before "graduating" the package to the official backports pocket.

We might still need to use the backports project though, to avoid
collisions with SRU bug tasks.

>  
>  1.5) People who need sponsoring can perform step 1) and subscribe
>  ~ubuntu-sponsors *once there is a debdiff/package on the bug to upload*.
>  
>  2) The ~ubuntu-backporters team reviews uploads from the queue and
> accepts/rejects,
>  in much the same way as the SRU team does currently.

I suggest that we discuss and then define specifically what aspects of
the upload are the responsibility of the uploader and the backporter
team isn't expected to review. If we agree to cut down on what the
backporter team has to check, then hopefully that will help with
velocity.

>  3) Any changes to the package which are required for backporting must
> be minor
>  in nature or otherwise required, and will be reviewed specifically by the
>  Backporters Team prior to backport acceptance.

I suggest we define how to communicate these aspects with the
backporters team, so they don't have to rediscover the changes by a
potentially more time consuming review.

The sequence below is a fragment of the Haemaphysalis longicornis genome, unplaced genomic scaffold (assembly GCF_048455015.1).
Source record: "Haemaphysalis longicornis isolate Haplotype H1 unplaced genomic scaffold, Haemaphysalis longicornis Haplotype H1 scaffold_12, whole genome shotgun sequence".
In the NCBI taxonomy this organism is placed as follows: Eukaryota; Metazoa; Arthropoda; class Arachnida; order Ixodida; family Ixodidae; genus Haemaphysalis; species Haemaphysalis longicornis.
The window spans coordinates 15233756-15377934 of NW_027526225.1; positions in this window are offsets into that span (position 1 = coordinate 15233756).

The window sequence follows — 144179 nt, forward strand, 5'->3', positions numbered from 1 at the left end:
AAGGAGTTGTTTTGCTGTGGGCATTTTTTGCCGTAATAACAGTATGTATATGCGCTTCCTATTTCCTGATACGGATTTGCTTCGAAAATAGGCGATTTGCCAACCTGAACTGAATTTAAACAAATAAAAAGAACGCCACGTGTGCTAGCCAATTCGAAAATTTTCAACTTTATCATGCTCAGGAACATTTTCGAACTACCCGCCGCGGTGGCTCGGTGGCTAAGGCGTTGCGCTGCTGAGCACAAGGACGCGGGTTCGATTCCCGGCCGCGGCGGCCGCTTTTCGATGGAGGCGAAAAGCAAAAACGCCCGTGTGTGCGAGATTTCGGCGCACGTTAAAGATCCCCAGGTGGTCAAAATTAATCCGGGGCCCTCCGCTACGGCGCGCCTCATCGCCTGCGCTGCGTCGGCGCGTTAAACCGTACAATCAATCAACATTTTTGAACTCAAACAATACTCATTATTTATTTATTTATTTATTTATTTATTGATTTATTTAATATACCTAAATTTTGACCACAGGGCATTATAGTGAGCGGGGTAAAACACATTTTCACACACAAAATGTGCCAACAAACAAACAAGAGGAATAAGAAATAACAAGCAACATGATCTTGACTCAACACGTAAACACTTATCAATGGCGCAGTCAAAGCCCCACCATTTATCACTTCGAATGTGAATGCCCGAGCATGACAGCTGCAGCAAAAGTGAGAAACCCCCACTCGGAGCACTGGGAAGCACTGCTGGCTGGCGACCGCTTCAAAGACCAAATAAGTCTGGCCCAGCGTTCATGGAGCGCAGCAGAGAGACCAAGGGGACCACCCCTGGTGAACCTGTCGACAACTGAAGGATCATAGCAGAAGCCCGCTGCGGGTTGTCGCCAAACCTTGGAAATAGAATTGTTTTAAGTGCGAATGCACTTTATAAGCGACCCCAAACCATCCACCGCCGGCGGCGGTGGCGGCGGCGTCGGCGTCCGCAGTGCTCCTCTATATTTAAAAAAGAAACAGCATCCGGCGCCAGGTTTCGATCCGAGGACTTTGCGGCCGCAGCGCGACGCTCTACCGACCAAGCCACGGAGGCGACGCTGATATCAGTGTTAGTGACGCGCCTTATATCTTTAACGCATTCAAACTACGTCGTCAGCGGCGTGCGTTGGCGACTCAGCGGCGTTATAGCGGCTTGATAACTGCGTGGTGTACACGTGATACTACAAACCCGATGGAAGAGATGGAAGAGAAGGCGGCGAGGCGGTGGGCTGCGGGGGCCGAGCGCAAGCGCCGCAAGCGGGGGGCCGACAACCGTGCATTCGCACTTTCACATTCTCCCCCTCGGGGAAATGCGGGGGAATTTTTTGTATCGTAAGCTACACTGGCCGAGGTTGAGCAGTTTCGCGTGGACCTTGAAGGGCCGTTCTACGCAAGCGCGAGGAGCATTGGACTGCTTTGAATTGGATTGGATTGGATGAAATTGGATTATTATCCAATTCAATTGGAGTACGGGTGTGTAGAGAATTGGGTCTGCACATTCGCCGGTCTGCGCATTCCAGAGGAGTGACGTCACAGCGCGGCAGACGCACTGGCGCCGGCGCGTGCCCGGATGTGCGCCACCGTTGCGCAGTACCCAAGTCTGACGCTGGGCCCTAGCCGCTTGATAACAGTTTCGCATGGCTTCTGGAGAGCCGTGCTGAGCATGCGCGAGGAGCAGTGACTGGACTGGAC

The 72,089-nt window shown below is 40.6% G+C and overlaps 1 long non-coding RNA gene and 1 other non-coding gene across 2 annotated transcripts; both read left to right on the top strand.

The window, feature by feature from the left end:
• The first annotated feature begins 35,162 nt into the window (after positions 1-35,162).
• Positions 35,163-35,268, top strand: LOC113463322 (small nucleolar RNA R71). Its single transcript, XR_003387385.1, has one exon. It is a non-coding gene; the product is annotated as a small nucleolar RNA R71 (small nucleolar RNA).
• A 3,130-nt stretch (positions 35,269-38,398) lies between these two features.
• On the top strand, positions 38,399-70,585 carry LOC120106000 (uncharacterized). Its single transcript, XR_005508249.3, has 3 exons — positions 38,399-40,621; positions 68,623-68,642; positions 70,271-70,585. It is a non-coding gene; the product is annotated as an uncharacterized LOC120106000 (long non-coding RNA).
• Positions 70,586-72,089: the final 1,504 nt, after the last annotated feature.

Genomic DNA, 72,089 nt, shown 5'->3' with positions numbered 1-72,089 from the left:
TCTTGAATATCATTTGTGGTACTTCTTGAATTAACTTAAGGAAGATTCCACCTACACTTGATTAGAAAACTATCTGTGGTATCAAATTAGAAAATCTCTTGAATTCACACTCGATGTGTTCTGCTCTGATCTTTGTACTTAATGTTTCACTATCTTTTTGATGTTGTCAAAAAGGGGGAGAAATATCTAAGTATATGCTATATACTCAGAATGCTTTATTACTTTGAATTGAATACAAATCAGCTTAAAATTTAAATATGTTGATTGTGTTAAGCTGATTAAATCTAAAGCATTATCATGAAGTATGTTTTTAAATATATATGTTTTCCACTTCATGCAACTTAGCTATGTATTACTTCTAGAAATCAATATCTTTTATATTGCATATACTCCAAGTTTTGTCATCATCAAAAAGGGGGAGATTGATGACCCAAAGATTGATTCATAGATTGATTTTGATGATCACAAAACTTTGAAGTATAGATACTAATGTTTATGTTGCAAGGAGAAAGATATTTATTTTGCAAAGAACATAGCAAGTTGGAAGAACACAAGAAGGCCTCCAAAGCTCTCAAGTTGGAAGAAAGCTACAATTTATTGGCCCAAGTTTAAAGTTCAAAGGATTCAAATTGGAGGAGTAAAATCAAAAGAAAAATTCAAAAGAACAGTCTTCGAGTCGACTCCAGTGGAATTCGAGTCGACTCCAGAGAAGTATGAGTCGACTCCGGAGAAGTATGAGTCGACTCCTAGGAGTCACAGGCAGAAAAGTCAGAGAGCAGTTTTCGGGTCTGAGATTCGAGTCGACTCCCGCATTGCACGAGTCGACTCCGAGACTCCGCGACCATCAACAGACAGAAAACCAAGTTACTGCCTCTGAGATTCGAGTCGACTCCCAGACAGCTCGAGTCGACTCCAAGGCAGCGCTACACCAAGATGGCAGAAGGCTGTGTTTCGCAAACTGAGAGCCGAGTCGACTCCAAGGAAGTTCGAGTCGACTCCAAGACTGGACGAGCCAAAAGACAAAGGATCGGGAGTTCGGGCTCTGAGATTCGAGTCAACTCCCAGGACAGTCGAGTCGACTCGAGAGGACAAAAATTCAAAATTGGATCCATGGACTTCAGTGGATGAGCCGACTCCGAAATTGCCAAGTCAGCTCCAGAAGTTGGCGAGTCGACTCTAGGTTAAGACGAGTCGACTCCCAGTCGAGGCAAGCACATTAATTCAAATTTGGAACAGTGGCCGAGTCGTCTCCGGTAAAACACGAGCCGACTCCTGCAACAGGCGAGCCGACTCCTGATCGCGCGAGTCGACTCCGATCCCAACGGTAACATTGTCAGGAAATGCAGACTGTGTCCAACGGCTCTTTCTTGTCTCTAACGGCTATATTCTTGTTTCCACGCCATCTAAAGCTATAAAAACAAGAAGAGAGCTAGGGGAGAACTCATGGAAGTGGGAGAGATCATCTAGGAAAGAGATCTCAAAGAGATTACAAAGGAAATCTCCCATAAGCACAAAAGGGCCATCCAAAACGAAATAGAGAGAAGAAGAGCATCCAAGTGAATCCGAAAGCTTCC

> ------
>
> An additional point of discussion is that if we can remove 'random end user
> requesting' from the equation, that would also lighten up the backports
> queues. When an end user wants to make a request, they should field the
> request via [hidden email] or a similar mailing list for
> community input on the request; if a developer or sponsor wants to assist
> for that request, then with the revisions to the process above, the
> backport
> process can move forward without major impact to the queue and without
> adding additional major stressors to the Backporters team, as those with
> upload rights would already be able to do the 'upload' steps.
Perhaps reuse one of the existing lists, like devel-discuss? One thing
to be careful of here though is setting expectations - we need to make
sure that users don't think that backports will magically appear if they
are requested.

Robie

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Re: Backports and a Proposal for Changing the Process

Thomas Ward-2

My apologies for a slower reply, been messing with my mail gateways and had to deal with that first.

On 2/7/19 11:01 AM, Robie Basak wrote:
Minor comments on some aspects of your proposal below.

On Mon, Jan 14, 2019 at 04:39:32PM -0500, Thomas Ward wrote:
Backporting Requirements
------------------------

The uploading of backports is now to be performed by Ubuntu developers.
The ~motu team
can upload any backport, and we will request the DMB to extend PPU
rights to apply to